Thursday, July 9, 2009

The Art of Living Dangerously

Transformations of Ignatius Widiapradja

Ignatius Widiapradja’s home and studio shelter shards of shattered histories - skulls, taxidermy freaks, body organ models, religious relics, ancient books, Salvation Army dolls, mutilated mannequins. That’s not too unusual for a contemporary painter. After Damien Hirst institutionalized morbid realism (and became the richest living artist in history), young painters began hooking up with existentialism and accessorizing their lives with gothic props. Widiapradja is anything but a poseur in this territory. Like the reptiles and Bible stories that dramatize his paintings, he is himself transformational. Even his name is an adaptation.


“I was five years old in 1965, ‘the year of living dangerously.’ The Suharno government fell to a coup that managed to blame the Chinese. There were horrible reprisals everyday. Fortunately, a powerful village leader gave my father an Indonesian name to protect our family. That‘s when I became Widiapradja,“ he explained.
“The Year of Living Dangerously” is an Oscar winning Peter Weir film about 1965 in Indonesia. Made in 1982, it identified the CIA, not the Chinese, as masterminds of the 1965 coup. In America, it’s known as probably the best work ever by actors Mel Gibson, Sigourney Weaver and Linda Hunt. For a five year old ethnic Chinese boy in West Java, “The Year of Living Dangerously” was an ironic understatement. It lasted much longer than a year, abruptly ended childhood and began shaping a world view that would desperately claw its way into artistic visions.

“Indonesian schools closed in 1965, for two years. Daily demonstrations continued even longer. Between the ages of five and twelve, I was never allowed to leave the house without bodyguards. For awhile I saw dead bodies floating in the water every day. Friends were killed for voting Communist. Friends were killed for being Chinese. Fear makes one aware of his utter vulnerability. I became acutely aware and constantly reexamined my life view,” he recalled.

Widiapradja attended a strict Roman Catholic school and was trained for twelve years in the dogmatic Old Dutch school of drawing and painting. Yet ethnic Chinese students were admitted to Indonesian universities in such limited quotas that art school was impossible. He moved to America in 1979 to attend the University of Texas in El Paso. Widiapradja didn’t think he could learn much there about drawing and painting but he was impressed by the jewelry department. His grandfather had been a master goldsmith, so he took up a family tradition. By the mid 1980‘s, he was on the fast track to international recognition as a jewelry artist - featured at the American Craft Museum and included in their world tour exhibitions. Drake hired him to teach jewelry but that discipline was becoming frustrating.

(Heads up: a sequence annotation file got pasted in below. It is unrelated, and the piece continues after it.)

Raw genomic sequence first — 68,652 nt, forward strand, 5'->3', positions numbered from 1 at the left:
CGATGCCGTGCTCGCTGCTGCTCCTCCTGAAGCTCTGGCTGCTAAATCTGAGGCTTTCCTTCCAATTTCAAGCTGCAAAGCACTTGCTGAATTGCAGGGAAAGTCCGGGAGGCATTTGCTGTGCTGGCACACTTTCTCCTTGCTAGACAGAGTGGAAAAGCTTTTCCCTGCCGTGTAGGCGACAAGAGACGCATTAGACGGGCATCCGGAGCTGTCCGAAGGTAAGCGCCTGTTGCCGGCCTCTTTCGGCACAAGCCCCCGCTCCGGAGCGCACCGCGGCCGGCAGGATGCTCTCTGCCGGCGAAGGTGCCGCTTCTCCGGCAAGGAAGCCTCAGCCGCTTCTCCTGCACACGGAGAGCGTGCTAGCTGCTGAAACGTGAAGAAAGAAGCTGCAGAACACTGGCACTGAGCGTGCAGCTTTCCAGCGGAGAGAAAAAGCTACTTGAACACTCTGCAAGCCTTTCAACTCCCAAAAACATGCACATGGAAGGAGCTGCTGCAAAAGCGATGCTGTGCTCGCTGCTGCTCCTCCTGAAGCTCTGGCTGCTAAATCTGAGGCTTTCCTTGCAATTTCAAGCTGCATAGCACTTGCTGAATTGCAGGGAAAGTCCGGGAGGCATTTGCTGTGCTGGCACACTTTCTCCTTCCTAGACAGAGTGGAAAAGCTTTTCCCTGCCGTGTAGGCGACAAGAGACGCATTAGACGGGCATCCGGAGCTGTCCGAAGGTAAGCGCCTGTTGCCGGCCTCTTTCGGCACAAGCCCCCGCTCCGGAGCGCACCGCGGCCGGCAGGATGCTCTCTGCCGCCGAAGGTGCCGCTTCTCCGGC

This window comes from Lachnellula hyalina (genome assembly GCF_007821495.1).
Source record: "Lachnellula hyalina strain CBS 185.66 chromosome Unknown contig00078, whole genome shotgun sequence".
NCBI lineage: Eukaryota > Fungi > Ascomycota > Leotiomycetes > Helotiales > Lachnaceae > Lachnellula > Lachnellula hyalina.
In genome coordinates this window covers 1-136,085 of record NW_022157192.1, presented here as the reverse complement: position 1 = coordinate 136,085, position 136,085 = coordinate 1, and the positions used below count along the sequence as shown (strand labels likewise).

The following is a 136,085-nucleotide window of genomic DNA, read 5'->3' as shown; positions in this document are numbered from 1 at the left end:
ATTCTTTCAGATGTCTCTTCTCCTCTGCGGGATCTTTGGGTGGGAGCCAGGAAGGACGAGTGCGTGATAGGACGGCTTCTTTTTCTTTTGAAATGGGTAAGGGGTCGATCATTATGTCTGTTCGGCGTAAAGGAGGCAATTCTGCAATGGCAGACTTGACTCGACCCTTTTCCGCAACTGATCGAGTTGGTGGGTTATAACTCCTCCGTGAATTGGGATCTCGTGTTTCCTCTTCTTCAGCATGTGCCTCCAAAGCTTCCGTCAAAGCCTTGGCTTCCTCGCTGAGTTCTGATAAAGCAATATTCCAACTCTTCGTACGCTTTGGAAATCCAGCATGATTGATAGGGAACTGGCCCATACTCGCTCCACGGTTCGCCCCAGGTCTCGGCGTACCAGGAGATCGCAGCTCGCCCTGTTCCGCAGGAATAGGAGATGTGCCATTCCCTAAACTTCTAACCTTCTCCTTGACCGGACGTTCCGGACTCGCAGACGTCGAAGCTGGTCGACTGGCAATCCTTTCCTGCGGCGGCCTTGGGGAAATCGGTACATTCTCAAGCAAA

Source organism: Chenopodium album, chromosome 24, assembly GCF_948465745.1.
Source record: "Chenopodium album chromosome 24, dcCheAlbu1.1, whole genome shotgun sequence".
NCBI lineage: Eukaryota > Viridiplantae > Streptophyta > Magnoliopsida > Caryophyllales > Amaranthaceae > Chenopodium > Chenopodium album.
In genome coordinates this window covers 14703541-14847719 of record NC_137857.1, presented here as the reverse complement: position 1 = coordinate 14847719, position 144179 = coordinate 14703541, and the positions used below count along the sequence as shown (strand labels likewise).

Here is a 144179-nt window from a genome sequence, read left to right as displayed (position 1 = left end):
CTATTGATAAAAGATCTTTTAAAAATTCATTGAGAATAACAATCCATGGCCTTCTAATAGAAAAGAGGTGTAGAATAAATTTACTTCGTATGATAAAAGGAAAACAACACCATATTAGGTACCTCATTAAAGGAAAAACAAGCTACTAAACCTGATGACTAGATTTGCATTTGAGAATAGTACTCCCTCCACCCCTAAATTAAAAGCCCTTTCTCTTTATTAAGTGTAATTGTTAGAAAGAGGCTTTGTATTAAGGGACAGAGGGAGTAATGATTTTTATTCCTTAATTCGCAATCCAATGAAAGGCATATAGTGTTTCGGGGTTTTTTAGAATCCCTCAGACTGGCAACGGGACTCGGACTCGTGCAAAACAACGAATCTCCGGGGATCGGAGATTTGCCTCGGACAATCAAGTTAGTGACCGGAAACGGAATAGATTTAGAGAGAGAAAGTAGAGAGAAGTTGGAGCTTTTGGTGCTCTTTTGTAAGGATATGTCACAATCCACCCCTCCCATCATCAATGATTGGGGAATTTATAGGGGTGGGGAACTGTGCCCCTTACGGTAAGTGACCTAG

“Education kept leading me to more doubts and investigations into the nature of living. I wasn’t able to see the history of civilization as progressive. Persecution still exists, brutality and torture even. Evolution moves in baby steps, at least measured emotionally. The ideas that entertained my mind were too big to be expressed within the discipline of jewelry so I started painting again. I rejected abstraction, for the same reasons. I returned to old Dutch realism because abstraction couldn’t accommodate expressions of individual struggle that I was feeling,” he explained.


Widiapradja’s paintings today, mostly seven foot squares, can accommodate big ideas. Many are riffs off themes drawn from sacred texts.

“Realism forces you to embrace process. When you are forced to the edge of the cliff, you lose the luxury of entertaining options. Realistic imagery does the same thing - your expression comes out of necessity. Religious painting is similarly lacking in options. Subjective matter is religious, I’m not. I’m attracted though to sacred texts.


“Books are symbolic of knowledge, the forbidden fruit. That makes them the touchstone between good and evil, the true and the pseudo, the proven and the mystic. I grew up in a mystic place. Java is that kind of environment. We performed animal sacrifices every year - Old Testament style. We uncovered the center of the floor of the house and fed the earth there the blood of a goat. My father’s factory demanded the blood of cattle. We placed the skulls on the rafters then,” he recalled.
Widiapradja reads both fatalism and desperation in old sacred texts.

“The Old Testament is full of hard decisions from the edge of the cliff, brutal ones even. Abraham had to decide to kill a son. The story of Adam and Eve explains the subjugation of women ever since. Eve came from Adam’s rib. Yet she was hungry for the fruit of the only tree that was forbidden - the tree of knowledge. Again, what a moment. I have always identified with such ideas of faith and knowledge. Most religious philosophers have too.” he explained.


Then, as if to illustrate the regressive history of civilization, he jumped to the New Testament.

“The crucifixion is the most potent image of all time. Imagine, at the moment of his apotheosis, Jesus asks “Why hast Thou forsaken me?” What a moment,” he mused.
Ignatius Widiapradja‘s new paintings comprise “Vanity of Vanities, All is Vanity” at Moberg Gallery in Des Moines, Iowa through August 1.

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